Caloplaca coralloides can reproduce both
sexually and asexually.
An ascomycete with apothecia:
Caloplaca coralloides is an ascomycete, which means that its
fruiting bodies contain sacs, called asci, within which sexual fusion of nuclei
takes place and spores develop. Some ascomycetes have fruiting bodies called
apothecia while others have perithecia. Apothecia are disc or cup-shaped fruiting
bodies in which the fertile tissue is exposed to the environment, whereas perithecia
are flask shaped structures built into the thallus of the lichen in which the
fertile tissue is less exposed. The fruiting bodies of C. coralloides are
apothecia. The apothecia of C. coralloides are bright orange-ish yellow
and are 0.4-2 mm wide. The picture to the left shows apothecia of C.
Coralloides. The brighter orange circle in the center of the discs
is the fertile layer, called the hymenium. Surrounding the hymenium is
the exciple, the wall of the apothecia. Outside of the exciple is a layer
of the thallus, which is more yellowy orange.
Where does the apothecium harbor its spores?
The structure of the fruiting body of the lichen is determined
by the fungal component. The upper tissue layer is the hymenium, made up of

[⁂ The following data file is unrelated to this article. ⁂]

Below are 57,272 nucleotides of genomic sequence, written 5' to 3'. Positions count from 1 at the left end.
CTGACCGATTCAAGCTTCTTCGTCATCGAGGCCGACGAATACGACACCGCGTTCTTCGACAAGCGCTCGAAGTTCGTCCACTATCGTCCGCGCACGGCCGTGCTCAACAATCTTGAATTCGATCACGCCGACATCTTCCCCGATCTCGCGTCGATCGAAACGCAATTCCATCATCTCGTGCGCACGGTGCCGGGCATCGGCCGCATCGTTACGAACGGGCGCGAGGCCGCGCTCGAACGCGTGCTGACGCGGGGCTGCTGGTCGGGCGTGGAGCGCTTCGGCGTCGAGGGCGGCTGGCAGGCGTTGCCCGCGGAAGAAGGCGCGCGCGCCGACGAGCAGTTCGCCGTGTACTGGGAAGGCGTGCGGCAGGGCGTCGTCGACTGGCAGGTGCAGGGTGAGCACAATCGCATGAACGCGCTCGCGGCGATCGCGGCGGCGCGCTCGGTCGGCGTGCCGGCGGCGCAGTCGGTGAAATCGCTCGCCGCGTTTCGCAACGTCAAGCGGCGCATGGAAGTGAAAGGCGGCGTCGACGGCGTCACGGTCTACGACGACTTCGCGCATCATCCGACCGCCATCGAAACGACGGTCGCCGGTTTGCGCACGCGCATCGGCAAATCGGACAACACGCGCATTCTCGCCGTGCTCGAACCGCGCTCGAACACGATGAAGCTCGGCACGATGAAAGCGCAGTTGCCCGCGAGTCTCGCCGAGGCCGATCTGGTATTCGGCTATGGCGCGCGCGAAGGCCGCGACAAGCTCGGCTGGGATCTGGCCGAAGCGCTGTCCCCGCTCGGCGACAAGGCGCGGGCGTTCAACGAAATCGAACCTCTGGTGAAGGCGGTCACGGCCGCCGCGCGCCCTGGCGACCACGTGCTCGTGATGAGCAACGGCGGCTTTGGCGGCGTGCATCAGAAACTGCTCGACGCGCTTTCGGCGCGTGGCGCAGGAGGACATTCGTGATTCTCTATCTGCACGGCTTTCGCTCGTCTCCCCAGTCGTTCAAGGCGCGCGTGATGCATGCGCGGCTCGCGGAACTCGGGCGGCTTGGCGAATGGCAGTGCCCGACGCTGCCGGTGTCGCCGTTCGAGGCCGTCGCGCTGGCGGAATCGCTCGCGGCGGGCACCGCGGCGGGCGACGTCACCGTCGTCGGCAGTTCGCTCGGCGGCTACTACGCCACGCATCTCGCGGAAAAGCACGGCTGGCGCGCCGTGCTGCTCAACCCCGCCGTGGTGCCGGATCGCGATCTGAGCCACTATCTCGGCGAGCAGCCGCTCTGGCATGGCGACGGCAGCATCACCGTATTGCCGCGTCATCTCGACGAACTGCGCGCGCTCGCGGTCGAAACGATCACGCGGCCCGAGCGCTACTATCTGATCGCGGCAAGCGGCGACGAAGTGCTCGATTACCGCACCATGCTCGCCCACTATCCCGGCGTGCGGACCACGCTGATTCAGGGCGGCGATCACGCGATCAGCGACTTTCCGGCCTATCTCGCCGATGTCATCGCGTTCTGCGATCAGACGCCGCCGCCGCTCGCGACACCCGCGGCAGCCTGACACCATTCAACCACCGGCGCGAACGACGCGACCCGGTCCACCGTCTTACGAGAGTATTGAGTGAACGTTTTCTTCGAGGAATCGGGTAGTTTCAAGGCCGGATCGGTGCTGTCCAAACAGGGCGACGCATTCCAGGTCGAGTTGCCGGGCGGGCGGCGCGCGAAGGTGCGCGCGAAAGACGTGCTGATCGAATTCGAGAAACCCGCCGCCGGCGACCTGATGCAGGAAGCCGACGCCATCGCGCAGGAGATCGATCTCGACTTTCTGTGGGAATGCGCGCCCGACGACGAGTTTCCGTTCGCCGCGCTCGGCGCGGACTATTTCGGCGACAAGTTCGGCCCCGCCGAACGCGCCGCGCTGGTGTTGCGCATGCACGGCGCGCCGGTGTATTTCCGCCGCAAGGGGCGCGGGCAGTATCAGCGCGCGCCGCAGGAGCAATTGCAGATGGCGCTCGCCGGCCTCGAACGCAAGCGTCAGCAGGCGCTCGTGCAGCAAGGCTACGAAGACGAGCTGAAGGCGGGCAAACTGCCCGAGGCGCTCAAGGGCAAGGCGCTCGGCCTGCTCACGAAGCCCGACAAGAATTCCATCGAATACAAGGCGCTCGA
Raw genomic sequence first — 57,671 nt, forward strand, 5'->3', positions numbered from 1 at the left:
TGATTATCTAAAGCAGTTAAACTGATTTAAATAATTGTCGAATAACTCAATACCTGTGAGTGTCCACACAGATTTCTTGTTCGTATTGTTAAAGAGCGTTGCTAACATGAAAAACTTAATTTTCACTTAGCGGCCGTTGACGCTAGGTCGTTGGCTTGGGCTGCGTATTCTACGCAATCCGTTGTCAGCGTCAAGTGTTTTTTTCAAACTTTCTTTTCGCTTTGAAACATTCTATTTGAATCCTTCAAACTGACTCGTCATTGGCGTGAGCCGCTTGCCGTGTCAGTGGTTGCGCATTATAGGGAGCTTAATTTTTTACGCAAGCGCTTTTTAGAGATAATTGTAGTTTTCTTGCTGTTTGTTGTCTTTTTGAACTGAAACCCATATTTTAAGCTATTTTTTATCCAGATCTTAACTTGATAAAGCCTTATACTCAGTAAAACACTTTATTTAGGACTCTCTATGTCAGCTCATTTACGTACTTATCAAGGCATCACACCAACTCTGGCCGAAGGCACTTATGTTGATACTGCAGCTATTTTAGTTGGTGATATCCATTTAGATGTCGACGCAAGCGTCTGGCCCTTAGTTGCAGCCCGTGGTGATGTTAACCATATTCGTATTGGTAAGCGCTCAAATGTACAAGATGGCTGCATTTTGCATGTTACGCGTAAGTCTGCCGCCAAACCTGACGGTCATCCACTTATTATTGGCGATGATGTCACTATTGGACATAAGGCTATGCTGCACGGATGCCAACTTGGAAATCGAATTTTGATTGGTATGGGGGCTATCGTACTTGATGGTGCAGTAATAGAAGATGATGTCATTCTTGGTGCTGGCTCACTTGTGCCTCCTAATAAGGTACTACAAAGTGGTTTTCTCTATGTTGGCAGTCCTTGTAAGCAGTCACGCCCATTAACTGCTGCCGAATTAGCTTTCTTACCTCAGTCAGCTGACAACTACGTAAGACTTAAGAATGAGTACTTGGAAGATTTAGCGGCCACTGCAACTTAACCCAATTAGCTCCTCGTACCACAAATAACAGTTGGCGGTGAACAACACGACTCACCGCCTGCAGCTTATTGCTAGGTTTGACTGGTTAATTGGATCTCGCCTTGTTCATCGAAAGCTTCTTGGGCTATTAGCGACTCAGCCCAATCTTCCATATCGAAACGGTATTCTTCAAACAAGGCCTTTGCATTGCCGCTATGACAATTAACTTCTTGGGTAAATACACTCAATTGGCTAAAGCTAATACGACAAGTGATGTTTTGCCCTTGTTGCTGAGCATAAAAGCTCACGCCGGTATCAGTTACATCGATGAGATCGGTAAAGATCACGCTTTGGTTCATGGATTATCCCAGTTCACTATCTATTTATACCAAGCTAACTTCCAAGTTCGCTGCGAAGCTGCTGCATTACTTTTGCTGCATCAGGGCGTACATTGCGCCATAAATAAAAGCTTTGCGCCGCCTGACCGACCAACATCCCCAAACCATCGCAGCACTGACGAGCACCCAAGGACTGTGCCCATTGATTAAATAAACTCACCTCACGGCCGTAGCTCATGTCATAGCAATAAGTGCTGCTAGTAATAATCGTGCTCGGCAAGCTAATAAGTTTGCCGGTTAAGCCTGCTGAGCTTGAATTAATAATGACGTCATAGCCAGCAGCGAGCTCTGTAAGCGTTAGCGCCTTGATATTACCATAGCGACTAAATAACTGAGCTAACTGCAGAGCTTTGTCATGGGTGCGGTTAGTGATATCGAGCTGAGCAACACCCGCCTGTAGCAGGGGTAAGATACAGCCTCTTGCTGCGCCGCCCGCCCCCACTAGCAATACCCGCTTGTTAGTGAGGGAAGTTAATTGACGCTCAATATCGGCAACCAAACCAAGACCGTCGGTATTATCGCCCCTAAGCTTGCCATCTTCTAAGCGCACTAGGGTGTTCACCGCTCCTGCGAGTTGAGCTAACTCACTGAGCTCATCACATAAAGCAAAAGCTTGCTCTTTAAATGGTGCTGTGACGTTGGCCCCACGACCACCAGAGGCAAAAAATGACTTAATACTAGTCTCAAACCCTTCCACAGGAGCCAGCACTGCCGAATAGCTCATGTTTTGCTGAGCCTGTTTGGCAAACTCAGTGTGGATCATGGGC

thread-like hyphae (paraphyses) and small sacs called asci. The hymenium is
generally 65-90 um thick and the paraphyses are simple or occasionally branched. It
is within the asci that sexual fusion of fungal cell nuclei takes place, followed
by meiosis and mitosis, and resulting in the development of 8 ascospores (each
10-16 x 5-7um). When the spores are mature and environmental conditions are
good for spore germination (when it is wet), the walls of the asci soak up
water and swell. This structural pressure is used to shoot the spores out of
the apothecium into the environment. Therefore, lichen need water to reproduce
section of C. Coralloides apothecium
with scanning electron microscope with the help of
Chris Patton, Hopkins Marine Station, Monterey,
The sexually produced lichen spores in the apothecia are spores of the
fungal component of the lichen. Only the fungal component of the lichen reproduces
sexually. The lichenized algae reproduce by mitosis and are not packaged with
the sexually produced fungal spores. Therefore, the lichen spores do not have
everything that they need to grow into new lichens. Once the spores are released
from the apothecium, land on a suitable substratum and germinate, they need
to encounter an appropriate algal cell. Only then can the symbiosis be recreated.
This is a picture of the sexually produced lichen spores of C. coralloides.
They are colorless, two-celled and ellipsoid.
of structures that are important in sexual reproduction of lichen are the pycnidia.
Pycnidia occur in all lichen groups. They are flask shaped structures embedded
in the thallus of the lichen (similar in shape and size to perithecia) that
produce hundreds of little flecks of fungal hyphae called conidia. Conidia
can function as male spermatia, fusing with the “female” nucleus
in the asci. However, conidia can also function as asexual fungal spores by
falling onto the substratum, germinating, encountering a suitable alga and
forming another lichen.